Members of Jan Arogya Abhiyaan, a state-wide network of civil society organizations, said the cabinet decision is not right. “It is unconstitutional because if a doctor has to prescribe allopathy medicines he or she must have a registration from the Medical Council of India (MCI) which has to recognise the one-year bridge course,” said senior health activist Anant Phadke of Jan Arogya Abhiyaan.
Family physician Mahesh Wayal, president of Maharashtra Homeopathic General Practitioners’ Association, state branch said, “New drug molecules are being developed and expertise to use them comes with experience and updation of knowledge. In many multispecialty hospitals, 90% of resident medical officers and chief medical officers are homeopaths and ayurveda practitioners. Hence, opposition from Indian Medical Association and Maharashtra Association of Resident Doctors is uncalled for. If homeopaths are not allowed to practise allopathy, the healthcare system will collapse.”
“Most hospitals face an acute shortage of MBBS doctors and have to recruite ayurveda practitioners and homeopaths. The bridge course on pharmacology will upgrade doctors’ skills,” said Bomi Bhote, chief executive officer (CEO) of Ruby Hall Clinic.
Appointment of doctors on contract basis would be done under the Rule 11 of the Tamil Nadu State and Subordinate Services Rules. Therefore, reservation would not be applicable in their case.
Chief Minister Jayalalithaa on Sunday sought to defuse the controversy over the decision to recruit doctors for the proposed multi super-specialty hospital in Chennai, stating that appointments would be made on the basis of the Supreme Court judgment in Indra Sawhney v. Union of India, existing rules and precedents.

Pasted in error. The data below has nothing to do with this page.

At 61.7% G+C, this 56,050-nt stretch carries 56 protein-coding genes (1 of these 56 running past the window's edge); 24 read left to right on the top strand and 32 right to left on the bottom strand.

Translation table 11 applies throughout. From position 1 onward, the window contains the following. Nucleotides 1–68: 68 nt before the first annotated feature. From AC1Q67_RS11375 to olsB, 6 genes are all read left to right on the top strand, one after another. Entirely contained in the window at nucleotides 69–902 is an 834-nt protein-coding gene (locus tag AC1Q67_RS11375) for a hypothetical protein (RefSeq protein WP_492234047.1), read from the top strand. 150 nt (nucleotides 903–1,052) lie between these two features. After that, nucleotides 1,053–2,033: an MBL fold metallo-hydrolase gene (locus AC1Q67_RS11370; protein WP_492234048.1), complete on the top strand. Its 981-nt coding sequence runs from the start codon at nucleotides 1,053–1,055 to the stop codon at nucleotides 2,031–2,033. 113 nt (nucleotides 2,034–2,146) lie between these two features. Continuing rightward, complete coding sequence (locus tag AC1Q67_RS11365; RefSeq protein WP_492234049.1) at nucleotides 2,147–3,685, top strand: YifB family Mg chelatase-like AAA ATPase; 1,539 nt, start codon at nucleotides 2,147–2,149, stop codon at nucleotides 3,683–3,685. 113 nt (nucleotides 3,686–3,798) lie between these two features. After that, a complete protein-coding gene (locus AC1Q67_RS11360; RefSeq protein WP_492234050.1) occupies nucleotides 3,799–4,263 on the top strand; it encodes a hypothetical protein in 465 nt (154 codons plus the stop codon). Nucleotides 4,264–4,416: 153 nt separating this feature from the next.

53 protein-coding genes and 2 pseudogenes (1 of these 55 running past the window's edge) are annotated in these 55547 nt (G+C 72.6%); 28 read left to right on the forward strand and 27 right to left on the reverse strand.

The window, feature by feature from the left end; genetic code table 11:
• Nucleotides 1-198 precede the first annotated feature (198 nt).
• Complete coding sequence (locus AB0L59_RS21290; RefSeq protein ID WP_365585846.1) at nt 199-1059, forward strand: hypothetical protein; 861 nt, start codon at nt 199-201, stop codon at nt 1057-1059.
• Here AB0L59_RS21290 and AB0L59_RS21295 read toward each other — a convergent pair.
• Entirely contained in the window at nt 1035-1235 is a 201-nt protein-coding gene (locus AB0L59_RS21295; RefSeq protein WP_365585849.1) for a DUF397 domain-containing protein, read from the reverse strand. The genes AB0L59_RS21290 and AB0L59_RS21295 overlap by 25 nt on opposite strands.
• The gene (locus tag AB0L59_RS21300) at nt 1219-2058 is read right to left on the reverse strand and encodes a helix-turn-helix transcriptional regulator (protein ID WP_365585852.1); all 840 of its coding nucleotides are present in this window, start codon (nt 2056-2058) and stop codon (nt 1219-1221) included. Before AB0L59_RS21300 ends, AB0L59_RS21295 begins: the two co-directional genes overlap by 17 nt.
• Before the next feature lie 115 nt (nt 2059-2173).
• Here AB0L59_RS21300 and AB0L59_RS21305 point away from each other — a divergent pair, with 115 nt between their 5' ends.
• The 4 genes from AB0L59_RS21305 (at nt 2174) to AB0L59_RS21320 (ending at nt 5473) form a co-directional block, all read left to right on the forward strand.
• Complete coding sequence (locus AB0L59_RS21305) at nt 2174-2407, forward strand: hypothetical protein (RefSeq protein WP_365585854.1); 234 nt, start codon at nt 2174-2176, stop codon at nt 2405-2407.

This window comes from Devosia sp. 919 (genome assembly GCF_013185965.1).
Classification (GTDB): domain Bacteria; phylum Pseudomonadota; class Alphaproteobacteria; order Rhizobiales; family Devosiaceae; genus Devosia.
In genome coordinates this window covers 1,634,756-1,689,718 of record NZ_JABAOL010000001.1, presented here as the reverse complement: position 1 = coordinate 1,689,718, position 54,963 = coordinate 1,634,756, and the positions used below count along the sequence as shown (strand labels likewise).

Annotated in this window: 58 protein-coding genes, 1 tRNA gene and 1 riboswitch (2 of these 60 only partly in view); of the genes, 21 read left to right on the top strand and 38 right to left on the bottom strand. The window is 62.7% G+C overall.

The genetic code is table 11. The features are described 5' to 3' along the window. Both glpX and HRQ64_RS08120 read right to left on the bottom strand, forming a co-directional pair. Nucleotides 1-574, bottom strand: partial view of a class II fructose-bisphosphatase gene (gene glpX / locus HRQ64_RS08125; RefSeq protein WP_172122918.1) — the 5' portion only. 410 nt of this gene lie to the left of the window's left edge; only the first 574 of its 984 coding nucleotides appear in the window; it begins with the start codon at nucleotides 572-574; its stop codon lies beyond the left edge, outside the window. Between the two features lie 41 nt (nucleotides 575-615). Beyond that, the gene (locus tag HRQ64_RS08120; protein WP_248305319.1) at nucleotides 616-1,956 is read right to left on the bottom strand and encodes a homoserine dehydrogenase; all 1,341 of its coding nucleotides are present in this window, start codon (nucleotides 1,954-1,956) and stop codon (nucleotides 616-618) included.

Srinagar, Jan 16: While GB Pant hospital, Kashmirs lone tertiary pediatric healthcare facility, continues to report scores of infant deaths every month, doctors at the hospital hold improper management and unhygienic conditions in peripheral hospitals responsible for the alarming mortality rate.They argue that delayed referral of sick newborns from various district and sub-district hospitals apart from poor post delivery management of babies is the main reason for majority of deaths occurring at GB Pant hospital.Official data reveals that mortality rate of out born infants referred to GB Pant hospital is higher as opposed to in-born, which are almost negligible. This pinpoints improper management and unhygienic conditions prevalent in peripheral hospitals, a medico said. As per official figures, in November 2013, out of 59 infant deaths at GB Pant hospital 41 were referral cases, most of who died within 1-24 hours of their admission.The deaths that occurred November last include 11 referral cases from Anantnag, 8 from Kupwara 8, 5 from Srinagar, 4 each from Ganderbal, Kulgam and Pulwama, 3 from Baramulla and one each from Bandipora and Budgam, reveals data. District Shopian has not referred any case during the month.The data reveals that most of the cases are referred from South Kashmir. In November last, 32 cases were referred to GB Pant hospital from South Kashmir out of them 11 infants died within 1 to 24 hours, reveals official data.The data reveals that 34 cases were referred by private nursing homes. All were discharged alive or stable under treatment except one death. This shows the difference between delivery of baby in good and bad atmosphere, said an official. The delayed referral and improper delivery of the child in unhygienic conditions are the reasons for these deaths, said an official.Pertinently, under the international standards, if a patient referred to hospital dies within 24 hours it is not the responsibility of hospital. It is because when a patient arrives in a critical condition to the hospital, doctors first monitor his health and immediately start bringing his/her inner and outer health system in a normal condition to start treatment for the actual health problem, said DAK President Dr Nisar-ul-Hassan.Dr Mushtaq, medical Superintendent LD Hospital informed that delivery in unhygienic atmosphere is dangerous for the health of child. He said professional healthcare resources, and skilled personnel during deliveries are important to avoid any risk to mother and the child. Some causes of congenital infant mortality are malformations, sudden infant death syndrome, maternal complications during pregnancy, and accidents and unintentional injuries, he informed.Refuting the allegations of unhygienic atmosphere and undue delay in referring cases, Medical Superintendent Maternity and Childcare Hospital (MCH) Islamabad (Anantnag) Dr Abdul Majid Miraab said the referred cases are not all the deliveries that happened in the hospital. Out of 32 referral cases of November last, 10 cases are out born referrals, he said.He said most of the referral cases come from peripheral healthcare centres with complicacies and such cases are immediately referred to tertiary-care hospitals. How can MCH be responsible when scores of complicated cases either are home delivery or deliveries happened in far-flung areas, he questioned.Dr Mushtaq said that undue delay in referring the patient could be the cause of infants death. As we have guidelines to refer the the cases involving pregnancy with pressure, a medico has to go through the medical history of the pregnant lady and check all necessary test reports, he informed. He said if a medico fails to refer the patient on time, it can be dangerous for the life of infant.